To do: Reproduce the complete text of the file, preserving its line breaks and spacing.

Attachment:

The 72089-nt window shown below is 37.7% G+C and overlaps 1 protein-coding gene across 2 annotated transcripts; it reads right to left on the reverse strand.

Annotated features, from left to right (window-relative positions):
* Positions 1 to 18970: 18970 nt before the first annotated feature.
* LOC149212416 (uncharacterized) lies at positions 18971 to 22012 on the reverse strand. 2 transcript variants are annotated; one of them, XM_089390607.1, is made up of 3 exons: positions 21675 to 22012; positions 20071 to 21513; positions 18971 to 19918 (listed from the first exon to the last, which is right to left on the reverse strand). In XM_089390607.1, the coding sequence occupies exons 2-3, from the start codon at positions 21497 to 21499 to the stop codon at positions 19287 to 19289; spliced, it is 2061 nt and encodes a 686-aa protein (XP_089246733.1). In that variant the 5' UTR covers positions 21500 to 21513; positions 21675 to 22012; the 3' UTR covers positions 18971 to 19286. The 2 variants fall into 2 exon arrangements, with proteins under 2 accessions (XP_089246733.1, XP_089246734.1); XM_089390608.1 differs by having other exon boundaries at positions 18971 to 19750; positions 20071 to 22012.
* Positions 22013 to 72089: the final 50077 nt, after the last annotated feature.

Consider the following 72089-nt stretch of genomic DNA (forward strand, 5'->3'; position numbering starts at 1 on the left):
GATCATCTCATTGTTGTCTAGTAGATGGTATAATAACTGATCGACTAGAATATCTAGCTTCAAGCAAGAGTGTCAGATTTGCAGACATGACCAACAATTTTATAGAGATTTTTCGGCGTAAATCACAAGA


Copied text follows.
The 72089-nt window shown below is 37.7% G+C and overlaps 1 protein-coding gene across 2 annotated transcripts; it reads right to left on the reverse strand.

Annotated features, from left to right (window-relative positions):
* Positions 1 to 18970: 18970 nt before the first annotated feature.
* LOC149212416 (uncharacterized) lies at positions 18971 to 22012 on the reverse strand. 2 transcript variants are annotated; one of them, XM_089390607.1, is made up of 3 exons: positions 21675 to 22012; positions 20071 to 21513; positions 18971 to 19918 (listed from the first exon to the last, which is right to left on the reverse strand). In XM_089390607.1, the coding sequence occupies exons 2-3, from the start codon at positions 21497 to 21499 to the stop codon at positions 19287 to 19289; spliced, it is 2061 nt and encodes a 686-aa protein (XP_089246733.1). In that variant the 5' UTR covers positions 21500 to 21513; positions 21675 to 22012; the 3' UTR covers positions 18971 to 19286. The 2 variants fall into 2 exon arrangements, with proteins under 2 accessions (XP_089246733.1, XP_089246734.1); XM_089390608.1 differs by having other exon boundaries at positions 18971 to 19750; positions 20071 to 22012.
* Positions 22013 to 72089: the final 50077 nt, after the last annotated feature.

Consider the following 72089-nt stretch of genomic DNA (forward strand, 5'->3'; position numbering starts at 1 on the left):
GATCATCTCATTGTTGTCTAGTAGATGGTATAATAACTGATCGACTAGAATATCTAGCTTCAAGCAAGAGTGTCAGATTTGCAGACATGACCAACAATTTTATAGAGATTTTTCGGCGTAAATCACAAGA